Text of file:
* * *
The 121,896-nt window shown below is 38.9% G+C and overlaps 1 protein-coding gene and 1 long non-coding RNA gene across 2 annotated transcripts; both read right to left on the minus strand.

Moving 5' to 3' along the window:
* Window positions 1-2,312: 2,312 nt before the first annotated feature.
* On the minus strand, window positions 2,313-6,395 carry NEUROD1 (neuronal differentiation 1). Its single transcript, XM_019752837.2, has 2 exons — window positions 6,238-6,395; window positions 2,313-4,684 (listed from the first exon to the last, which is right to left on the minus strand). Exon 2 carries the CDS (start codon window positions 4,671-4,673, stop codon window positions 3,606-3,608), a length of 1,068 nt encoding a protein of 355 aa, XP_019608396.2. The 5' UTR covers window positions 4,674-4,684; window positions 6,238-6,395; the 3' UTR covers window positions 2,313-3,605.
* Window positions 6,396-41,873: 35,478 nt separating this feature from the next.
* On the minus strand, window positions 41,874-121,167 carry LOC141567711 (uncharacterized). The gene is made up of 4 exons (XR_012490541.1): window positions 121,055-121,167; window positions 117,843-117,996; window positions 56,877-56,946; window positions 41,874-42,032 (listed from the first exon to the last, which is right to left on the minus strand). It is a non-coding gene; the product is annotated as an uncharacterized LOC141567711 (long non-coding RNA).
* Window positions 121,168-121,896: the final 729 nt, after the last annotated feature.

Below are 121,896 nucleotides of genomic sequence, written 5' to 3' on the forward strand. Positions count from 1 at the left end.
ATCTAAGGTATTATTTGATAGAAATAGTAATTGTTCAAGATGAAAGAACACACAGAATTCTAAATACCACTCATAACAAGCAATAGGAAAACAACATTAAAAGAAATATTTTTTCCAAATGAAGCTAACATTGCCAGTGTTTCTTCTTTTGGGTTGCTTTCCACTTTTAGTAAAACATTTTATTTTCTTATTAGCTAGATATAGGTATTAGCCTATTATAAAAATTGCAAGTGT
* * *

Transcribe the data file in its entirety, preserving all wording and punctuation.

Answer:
The 121,896-nt window shown below is 38.9% G+C and overlaps 1 protein-coding gene and 1 long non-coding RNA gene across 2 annotated transcripts; both read right to left on the minus strand.

Moving 5' to 3' along the window:
* Window positions 1-2,312: 2,312 nt before the first annotated feature.
* On the minus strand, window positions 2,313-6,395 carry NEUROD1 (neuronal differentiation 1). Its single transcript, XM_019752837.2, has 2 exons — window positions 6,238-6,395; window positions 2,313-4,684 (listed from the first exon to the last, which is right to left on the minus strand). Exon 2 carries the CDS (start codon window positions 4,671-4,673, stop codon window positions 3,606-3,608), a length of 1,068 nt encoding a protein of 355 aa, XP_019608396.2. The 5' UTR covers window positions 4,674-4,684; window positions 6,238-6,395; the 3' UTR covers window positions 2,313-3,605.
* Window positions 6,396-41,873: 35,478 nt separating this feature from the next.
* On the minus strand, window positions 41,874-121,167 carry LOC141567711 (uncharacterized). The gene is made up of 4 exons (XR_012490541.1): window positions 121,055-121,167; window positions 117,843-117,996; window positions 56,877-56,946; window positions 41,874-42,032 (listed from the first exon to the last, which is right to left on the minus strand). It is a non-coding gene; the product is annotated as an uncharacterized LOC141567711 (long non-coding RNA).
* Window positions 121,168-121,896: the final 729 nt, after the last annotated feature.

Below are 121,896 nucleotides of genomic sequence, written 5' to 3' on the forward strand. Positions count from 1 at the left end.
ATCTAAGGTATTATTTGATAGAAATAGTAATTGTTCAAGATGAAAGAACACACAGAATTCTAAATACCACTCATAACAAGCAATAGGAAAACAACATTAAAAGAAATATTTTTTCCAAATGAAGCTAACATTGCCAGTGTTTCTTCTTTTGGGTTGCTTTCCACTTTTAGTAAAACATTTTATTTTCTTATTAGCTAGATATAGGTATTAGCCTATTATAAAAATTGCAAGTGT